aloofshahbanou:

Fiona Apple lyrics on art by Selma Alaçam

darksilenceinsuburbia:

Eliza Bennett

A Woman’s Work is Never Done

A series of photographic works titled ‘A Woman’s Work is Never Done’ Using my own hand as a base material, I considered it a canvas upon which I stitched into the top layer of skin using thread to create the appearance of an incredibly work worn hand.  By using the technique of embroidery, which is traditionally employed to represent femininity and applying it to the expression of its opposite, I hope to challenge the pre-conceived notion that ‘women’s work’ is light and easy.  Aiming to represent the effects of hard work arising from employment in low paid ‘ancillary’ jobs, such as cleaning, caring and catering, all traditionally considered to be ‘women’s work’. 

The technique, I recall first applying to my hand under a table during a home economics class in school. I was totally amazed to find that I could pass a needle under the top layers of skin without any pain, only a mild discomfort.  As with many childhood whims it passed and I hadn’t thought any more about it until quite recently when I decided to apply the process to my hand to make it appear calloused and work worn like that of a manual labourer. Some viewers consider the piece to be a feminist protest, for me it’s about human value. After all, there are many men employed in caring, catering, cleaning etc… all jobs traditionally considered to be ‘women’s work’. Such work is invisible in the larger society, with ‘A woman’s work’ I aim to represent it.  (artist statement)

Website

fotojournalismus:

Day 10: Israel destroys Gaza’s Wafa hospital as staff evacuates all patientsthree children killed while playing on roof5,000 tonnes of explosives fired at Gaza during Israel’s 10-day assault, UNRWA asked Israel to retract false claims about schoolsIsrael launches Gaza ground operation as death toll passes 240 | July 17, 2014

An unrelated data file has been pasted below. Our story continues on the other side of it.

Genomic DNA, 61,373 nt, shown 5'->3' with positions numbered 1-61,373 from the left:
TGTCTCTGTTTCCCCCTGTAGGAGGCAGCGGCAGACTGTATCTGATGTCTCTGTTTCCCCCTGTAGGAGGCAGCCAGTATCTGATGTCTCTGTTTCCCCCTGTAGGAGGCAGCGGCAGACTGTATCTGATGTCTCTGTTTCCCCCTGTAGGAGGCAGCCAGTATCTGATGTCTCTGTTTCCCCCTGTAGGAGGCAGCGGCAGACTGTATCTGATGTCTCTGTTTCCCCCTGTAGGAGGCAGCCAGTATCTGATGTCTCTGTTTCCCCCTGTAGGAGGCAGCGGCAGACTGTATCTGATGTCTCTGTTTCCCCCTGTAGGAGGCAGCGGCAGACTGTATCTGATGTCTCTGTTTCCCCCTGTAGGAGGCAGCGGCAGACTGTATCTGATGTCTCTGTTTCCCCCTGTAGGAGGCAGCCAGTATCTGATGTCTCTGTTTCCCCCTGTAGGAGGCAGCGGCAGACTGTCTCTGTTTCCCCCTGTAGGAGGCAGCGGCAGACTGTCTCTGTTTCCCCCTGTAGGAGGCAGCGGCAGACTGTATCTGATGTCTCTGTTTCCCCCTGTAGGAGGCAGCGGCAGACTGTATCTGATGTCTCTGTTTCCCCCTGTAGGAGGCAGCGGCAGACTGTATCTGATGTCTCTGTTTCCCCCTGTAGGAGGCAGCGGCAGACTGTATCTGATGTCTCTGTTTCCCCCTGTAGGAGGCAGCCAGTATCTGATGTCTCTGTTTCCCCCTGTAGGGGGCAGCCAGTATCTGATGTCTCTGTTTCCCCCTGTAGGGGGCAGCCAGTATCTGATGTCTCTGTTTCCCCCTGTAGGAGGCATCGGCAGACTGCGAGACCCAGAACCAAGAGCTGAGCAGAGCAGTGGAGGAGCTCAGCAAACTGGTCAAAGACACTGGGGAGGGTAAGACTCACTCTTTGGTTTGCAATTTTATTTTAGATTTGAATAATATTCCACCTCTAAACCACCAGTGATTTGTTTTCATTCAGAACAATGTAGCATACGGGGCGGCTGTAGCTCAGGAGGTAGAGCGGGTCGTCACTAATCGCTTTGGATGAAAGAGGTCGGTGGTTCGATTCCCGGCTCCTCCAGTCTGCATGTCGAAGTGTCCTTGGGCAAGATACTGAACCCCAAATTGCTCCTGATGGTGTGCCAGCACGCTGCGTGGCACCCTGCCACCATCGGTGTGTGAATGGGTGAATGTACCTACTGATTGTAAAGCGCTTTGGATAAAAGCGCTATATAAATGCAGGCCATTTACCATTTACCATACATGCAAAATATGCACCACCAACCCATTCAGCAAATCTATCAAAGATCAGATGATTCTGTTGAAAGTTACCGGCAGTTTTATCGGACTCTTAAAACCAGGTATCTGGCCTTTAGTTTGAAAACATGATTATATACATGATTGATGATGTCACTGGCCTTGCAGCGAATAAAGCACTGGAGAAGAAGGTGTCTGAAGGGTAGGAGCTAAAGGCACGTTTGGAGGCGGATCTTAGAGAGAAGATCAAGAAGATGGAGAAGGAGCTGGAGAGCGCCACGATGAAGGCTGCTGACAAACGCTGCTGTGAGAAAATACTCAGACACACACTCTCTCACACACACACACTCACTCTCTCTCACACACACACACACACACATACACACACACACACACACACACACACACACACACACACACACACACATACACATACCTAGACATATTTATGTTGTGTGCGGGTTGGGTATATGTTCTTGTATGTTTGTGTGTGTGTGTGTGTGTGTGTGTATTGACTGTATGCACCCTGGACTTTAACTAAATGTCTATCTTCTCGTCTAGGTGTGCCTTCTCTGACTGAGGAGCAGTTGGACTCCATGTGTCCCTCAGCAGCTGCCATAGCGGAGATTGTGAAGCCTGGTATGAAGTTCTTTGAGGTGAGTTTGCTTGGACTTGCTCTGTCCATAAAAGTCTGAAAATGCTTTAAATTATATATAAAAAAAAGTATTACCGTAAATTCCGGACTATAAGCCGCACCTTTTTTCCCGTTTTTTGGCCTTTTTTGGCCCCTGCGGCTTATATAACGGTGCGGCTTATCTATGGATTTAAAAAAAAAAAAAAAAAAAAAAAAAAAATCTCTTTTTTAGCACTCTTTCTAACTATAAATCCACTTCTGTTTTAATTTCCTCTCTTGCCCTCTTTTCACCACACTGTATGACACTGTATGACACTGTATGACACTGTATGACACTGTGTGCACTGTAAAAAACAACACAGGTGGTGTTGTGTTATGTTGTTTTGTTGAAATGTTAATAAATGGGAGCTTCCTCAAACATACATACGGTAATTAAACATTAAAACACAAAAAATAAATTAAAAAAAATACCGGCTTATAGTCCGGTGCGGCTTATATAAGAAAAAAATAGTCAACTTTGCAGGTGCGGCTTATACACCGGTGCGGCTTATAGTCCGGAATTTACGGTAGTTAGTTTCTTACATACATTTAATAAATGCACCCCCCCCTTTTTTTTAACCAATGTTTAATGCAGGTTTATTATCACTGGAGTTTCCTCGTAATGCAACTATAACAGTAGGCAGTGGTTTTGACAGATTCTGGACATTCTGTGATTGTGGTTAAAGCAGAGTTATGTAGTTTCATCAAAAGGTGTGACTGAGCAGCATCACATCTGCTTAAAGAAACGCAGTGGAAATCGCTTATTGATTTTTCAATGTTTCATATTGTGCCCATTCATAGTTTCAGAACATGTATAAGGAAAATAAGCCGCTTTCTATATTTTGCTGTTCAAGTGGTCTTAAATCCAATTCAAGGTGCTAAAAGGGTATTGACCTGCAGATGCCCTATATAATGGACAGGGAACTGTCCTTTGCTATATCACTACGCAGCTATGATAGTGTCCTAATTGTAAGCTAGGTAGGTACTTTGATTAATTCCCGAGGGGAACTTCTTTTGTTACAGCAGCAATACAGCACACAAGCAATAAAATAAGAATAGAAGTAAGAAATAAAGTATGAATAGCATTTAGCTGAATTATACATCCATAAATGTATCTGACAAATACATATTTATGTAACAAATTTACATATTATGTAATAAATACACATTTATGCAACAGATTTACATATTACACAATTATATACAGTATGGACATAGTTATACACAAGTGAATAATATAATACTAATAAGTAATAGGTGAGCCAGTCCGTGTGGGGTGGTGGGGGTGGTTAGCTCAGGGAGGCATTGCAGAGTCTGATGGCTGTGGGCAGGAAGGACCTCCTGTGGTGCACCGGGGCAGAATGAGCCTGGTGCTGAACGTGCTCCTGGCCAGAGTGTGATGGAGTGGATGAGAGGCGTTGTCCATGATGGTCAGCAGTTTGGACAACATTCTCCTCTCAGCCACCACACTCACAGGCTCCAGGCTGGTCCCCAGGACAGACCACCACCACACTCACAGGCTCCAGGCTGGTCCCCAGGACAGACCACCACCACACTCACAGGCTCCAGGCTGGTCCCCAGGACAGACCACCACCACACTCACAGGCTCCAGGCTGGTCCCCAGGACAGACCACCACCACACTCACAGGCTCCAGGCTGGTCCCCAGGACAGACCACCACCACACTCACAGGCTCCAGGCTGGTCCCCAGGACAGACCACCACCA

1. A Palestinian woman cries inside her damaged house which was targeted in an Israeli air strike. (Mohammed Salem/Reuters)

2. Palestinian children fill bottles and containers with water from a public tap in Rafah. (Ibraheem Abu Mustafa/Reuters)

3. Belongings are strewn about in a building that police said was damaged by an overnight Israeli air strike in Khan Younis. (Finbarr O’Reilly/Reuters)

4. A Palestinian girl walks with a toy that she salvaged from debris of the el-Yazje apartment building which was destroyed following an overnight Israeli missile strike. (Lefteris Pitarakis/AP)

5. Children’s shoes are bagged among belongings salvaged from a damaged Palestinian home which police said was targeted in an Israeli air strike. (Finbarr O’Reilly/Reuters)

6. A Palestinian boy rides his bicycle past a damaged building following an Israeli air strike. (Mohammed Abed/AFP/Getty Images)

7. Flares fired by the Israeli military are seen above the northern Gaza Strip. (Ronen Zvulun/Reuters)

8. The father of two boys from the Shaibar family, whom medics said were killed along with a girl from the same extended family by an Israeli air strike after the end of a five-hour humanitarian ceasefire, grieves outside the morgue in Gaza City. (Finbarr O’Reilly/Reuters)